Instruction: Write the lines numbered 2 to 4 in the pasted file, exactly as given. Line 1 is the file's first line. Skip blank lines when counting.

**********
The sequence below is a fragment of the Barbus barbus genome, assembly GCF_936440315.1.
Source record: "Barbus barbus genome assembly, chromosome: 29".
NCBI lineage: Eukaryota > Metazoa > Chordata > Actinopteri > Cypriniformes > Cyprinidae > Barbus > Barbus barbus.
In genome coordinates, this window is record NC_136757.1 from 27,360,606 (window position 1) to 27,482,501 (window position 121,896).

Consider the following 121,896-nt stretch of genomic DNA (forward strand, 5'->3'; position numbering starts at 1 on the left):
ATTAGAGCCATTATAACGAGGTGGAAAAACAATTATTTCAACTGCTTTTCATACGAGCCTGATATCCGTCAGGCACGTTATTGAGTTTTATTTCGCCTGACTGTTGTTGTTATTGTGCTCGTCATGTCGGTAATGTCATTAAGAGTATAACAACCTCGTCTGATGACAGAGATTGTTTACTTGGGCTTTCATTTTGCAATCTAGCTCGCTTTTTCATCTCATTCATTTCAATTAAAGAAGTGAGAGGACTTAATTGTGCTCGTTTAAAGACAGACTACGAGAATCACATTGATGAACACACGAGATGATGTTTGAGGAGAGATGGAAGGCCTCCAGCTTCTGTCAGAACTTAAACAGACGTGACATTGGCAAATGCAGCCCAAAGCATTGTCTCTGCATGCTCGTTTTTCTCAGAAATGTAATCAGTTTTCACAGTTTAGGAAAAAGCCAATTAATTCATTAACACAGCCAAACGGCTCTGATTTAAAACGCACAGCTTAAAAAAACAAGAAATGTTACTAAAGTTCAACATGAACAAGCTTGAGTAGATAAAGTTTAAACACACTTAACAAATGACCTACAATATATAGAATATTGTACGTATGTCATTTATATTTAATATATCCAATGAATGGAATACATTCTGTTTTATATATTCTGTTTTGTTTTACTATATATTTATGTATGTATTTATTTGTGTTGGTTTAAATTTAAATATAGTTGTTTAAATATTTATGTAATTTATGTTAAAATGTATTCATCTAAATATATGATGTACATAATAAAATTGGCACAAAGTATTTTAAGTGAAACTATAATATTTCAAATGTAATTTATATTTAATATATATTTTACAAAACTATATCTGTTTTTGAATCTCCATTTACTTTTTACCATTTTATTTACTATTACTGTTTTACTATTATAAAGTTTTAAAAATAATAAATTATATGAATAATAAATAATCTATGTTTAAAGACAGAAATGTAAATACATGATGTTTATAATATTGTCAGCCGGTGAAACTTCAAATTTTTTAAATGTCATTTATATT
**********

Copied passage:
Source record: "Barbus barbus genome assembly, chromosome: 29".
NCBI lineage: Eukaryota > Metazoa > Chordata > Actinopteri > Cypriniformes > Cyprinidae > Barbus > Barbus barbus.
In genome coordinates, this window is record NC_136757.1 from 27,360,606 (window position 1) to 27,482,501 (window position 121,896).